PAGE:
## Recap: Monad

`Monad`

is a typeclass with two functions

```
class Monad m where
return :: a -> m a
(>>=) :: m a -> (a -> m b) -> m
```

## A `Maybe`

Monad

We can define a `Maybe a`

type to represent “maybe-null” values

```
data Maybe val
= Just val -- ^ "Just one value" :-)
| Nothing -- ^ "No value" :-(
```

## A the `Monad`

instance for `Maybe`

Can you help me fill this in?

```
instance Monad Maybe where
(>>=) :: Maybe a -> (a -> Maybe b) -> Maybe b
Nothing >>= _ = ???
Just v) >>= f = ???
(
return :: a -> Result a
return v = ???
```

`Maybe`

represents computations that *may produce no value*

A value of type `Maybe a`

is either

`Nothing`

which we can think of as representing*failure*, or`Just x`

for some`x`

of type`a`

, which we can think of as*success*

### Using `Maybe`

for computations that *may produce no value*

We saw how to write an `eval`

function that *doesn’t crash*

- But instead gracefully returns a
`Nothing`

(if there is a div-by-zero)

```
eval :: Expr -> Maybe Int
Number n) = Just n
eval (Plus e1 e2) = do n1 <- eval e1
eval (<- eval e2
n2 return (v1 + v2)
Div e1 e2) = do n1 <- eval e1
eval (<- eval e2
n2 if n2 == 0
then Nothing
else Just (v1 `div` v2)
```

## Replacing Failure by a List of Successes

Lets *generalize* the `Maybe`

monad into a *List* monad!

`Nothing`

is the*empty list*`[]`

`Just v`

is the*singleton list*`[v]`

… but maybe there’s something sensible for lists with *many* elements?

## QUIZ

Lets make lists an instance of `Monad`

by:

```
class Monad m where
return :: a -> m a
(>>=) :: m a -> (a -> m b) -> m b
instance Monad [] where
return = returnForList
>>=) = bindForList (
```

What must the type of `returnForList`

be ?

**A.** `[a]`

**B.** `a -> a`

**C.** `a -> [a]`

**D.** `[a] -> a`

**E.** `[a] -> [a]`

## A Monad Instance for Lists

Lets implement the `Monad`

instance for lists?

```
-- returnForList :: a -> [a]
= ??? returnForList x
```

What’s the only sensible implementation?

## QUIZ

Lets make lists an instance of `Monad`

by:

```
class Monad m where
return :: a -> m a
(>>=) :: m a -> (a -> m b) -> m b
instance Monad [] where
return = returnForList
>>=) = bindForList (
```

What must the type of `bindForList`

be?

**A.** `[a] -> [b] -> [b]`

**B.** `[a] -> (a -> b) -> [b]`

**C.** `[a] -> (a -> [b]) -> b`

**D.** `[a] -> (a -> [b]) -> [b]`

**E.** `[a] -> [b]`

## QUIZ

Which of the following is a valid

```
bindForList :: [a] -> (a -> [b]) -> [b]
= bfl
bindForList
-- a
= []
bfl f [] :xs) = f x : bfl f xs
bfl f (x
-- b
= []
bfl f [] :xs) = f x ++ bfl f xs
bfl f (x
-- c
= []
bfl [] f :xs) f = f x ++ bfl f xs
bfl (x
-- d
= []
bfl [] f :xs) f = f x : bfl f xs
bfl (x
-- e
= []
bfl [] f :xs) f = x : f xs bfl (x
```

## The List Monad

Lets “run” the `>>=`

on some inputs to see how it behaves!

```
(>>=) :: [a] -> (a -> [b]) -> [b]
>>= _ = []
[] :xs) >>= f = f x ++ (xs >>= f) (x
```

`>>= f ==> [] [] `

`>>= f ==> f x3 ++ ([] >>= f) ==> f x3 [x3] `

`>>= f ==> f x2 ++ ([x3] >>= f) ==> f x2 ++ f x3 [x2,x3] `

`>>= f ==> f x1 ++ ([x2,x3] >>=f ) ==> f x1 ++ f x2 ++ f x3 [x1,x2,x3] `

## QUIZ

What does the following program evaluate to?

```
= do x <- ["cat", "dog"]
quiz <- [0, 1]
y return (x, y)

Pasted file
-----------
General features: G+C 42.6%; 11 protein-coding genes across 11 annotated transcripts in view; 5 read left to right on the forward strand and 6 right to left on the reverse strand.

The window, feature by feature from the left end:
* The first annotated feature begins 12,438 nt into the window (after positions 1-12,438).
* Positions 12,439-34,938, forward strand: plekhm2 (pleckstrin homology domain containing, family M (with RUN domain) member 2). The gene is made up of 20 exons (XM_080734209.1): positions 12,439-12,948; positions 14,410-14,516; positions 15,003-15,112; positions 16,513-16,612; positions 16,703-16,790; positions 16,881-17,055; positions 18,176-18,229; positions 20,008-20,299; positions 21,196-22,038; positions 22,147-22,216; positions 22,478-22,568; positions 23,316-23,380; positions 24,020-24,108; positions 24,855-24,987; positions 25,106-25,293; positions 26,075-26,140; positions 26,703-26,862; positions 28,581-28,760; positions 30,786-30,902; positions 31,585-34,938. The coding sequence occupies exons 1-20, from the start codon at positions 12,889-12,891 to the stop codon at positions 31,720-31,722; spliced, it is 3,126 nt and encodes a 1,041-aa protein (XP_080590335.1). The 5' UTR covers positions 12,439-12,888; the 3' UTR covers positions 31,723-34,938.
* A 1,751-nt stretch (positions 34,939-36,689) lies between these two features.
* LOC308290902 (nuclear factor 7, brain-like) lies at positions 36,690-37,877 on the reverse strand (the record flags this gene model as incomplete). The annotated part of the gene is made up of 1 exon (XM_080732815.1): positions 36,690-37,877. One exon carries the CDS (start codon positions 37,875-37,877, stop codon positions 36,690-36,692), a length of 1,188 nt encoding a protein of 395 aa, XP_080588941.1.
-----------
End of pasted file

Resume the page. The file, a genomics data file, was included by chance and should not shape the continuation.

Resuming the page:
```

**A.** `[("cat", 0)]`

**B.** `[("dog", 1)]`

**C.** `["cat", "dog", 0, 1]`

**D.** `["cat", 0, "dog", 1]`

**E.** `[("cat", 0), ("cat", 1), ("dog", 0), ("dog", 1)]`

## Whoa, behaves like a `for`

-loop!

Lets work it out.

```
do {x <- ["cat", "dog"]; y <- [0, 1]; return (x, y)}
== ["cat", "dog"] >>= (\x -> [0, 1] >>= (\y -> return (x, y)))
```

Now lets break up the evaluation

```
0, 1] >>= (\y -> [(x, y)])
[
==> ((\y -> [(x, y)]) 0) ++ ((\y -> [(x, y)]) 1)
==> [(x, 0)] ++ [(x, 1)]
==> [(x, 0), (x, 1)]
```

So

```
"cat", "dog"] >>= (\x -> [(x, 0), (x, 1)])
[
==> (\x -> [(x, 0), (x, 1)]) "cat") ++ (\x -> [(x, 0), (x, 1)]) "dog")
==> [("cat", 0), ("cat", 1)] ++ [("dog", 0), ("dog", 1)]
==> [("cat", 0), ("cat", 1), ("dog", 0), ("dog", 1)]
```

## QUIZ

What does `quiz`

evaluate to?

```
= do
foo f xs <- xs
x return (f x)
= foo (\n -> n*n) [0,1,2,3] quiz
```

**A.** `[0]`

**B.** `[0,1,4,9]`

**C.** `[9]`

**D.** *Type Error* **E.** *Runtime Exception*

## QUIZ

What does the following evaluate to?

```
triples :: [(Int, Int, Int)]
= do
triples <- [0,1]
x <- [10,11]
y <- [100,101]
z []
```

**A.** `[(0,10,100), (0,10,101),(1,10,100),(1,10,101),(0,11,100),(0,11,101)]`

**B.** `[]`

**C.** `[[]]`

**D.** `[(0,10,100), (1,11,101)]`

**E.** `[0,1,10,100,100,101]`

## EXERCISE: Using the List Monad

A **Pythagorean Triple** is a

- triple of positive integers
`a`

,`b`

,`c`

- such that
`a*a + b*b = c*c`

Lets implement a function to return all triples where

`a`

,`b`

,`c`

are between`0..n`

```
pyTriples :: Int -> [(Int, Int, Int)]
= do
pyTriples n <- ???
a <- ???
b <- ???
c ???
```

**HINT:** You can write `[i..j]`

to generate the list of numbers between `i`

and `j`

```
>>> [0..5]
0,1,2,3,4,5] [
```

## Using the List Monad

So lets implement a function

`bits :: Int -> [String]`

Such that

```
>>> bits 0
[]>>> bits 1
"0", "1"]
[>>> bits 2
"00", "01", "10", "11"]
[
>>> bits 3
"000", "001", "010", "011", "100", "101", "110", "111"] [
```

## Summary

The `Maybe`

or `Result`

monad instance

- Conveniently work with computations that
*may fail*

Generalize to `List`

monad instance

*empty list*is*failure**non-empty*list is*successes*

Gives us a `for`

-loop or iterator *for free*.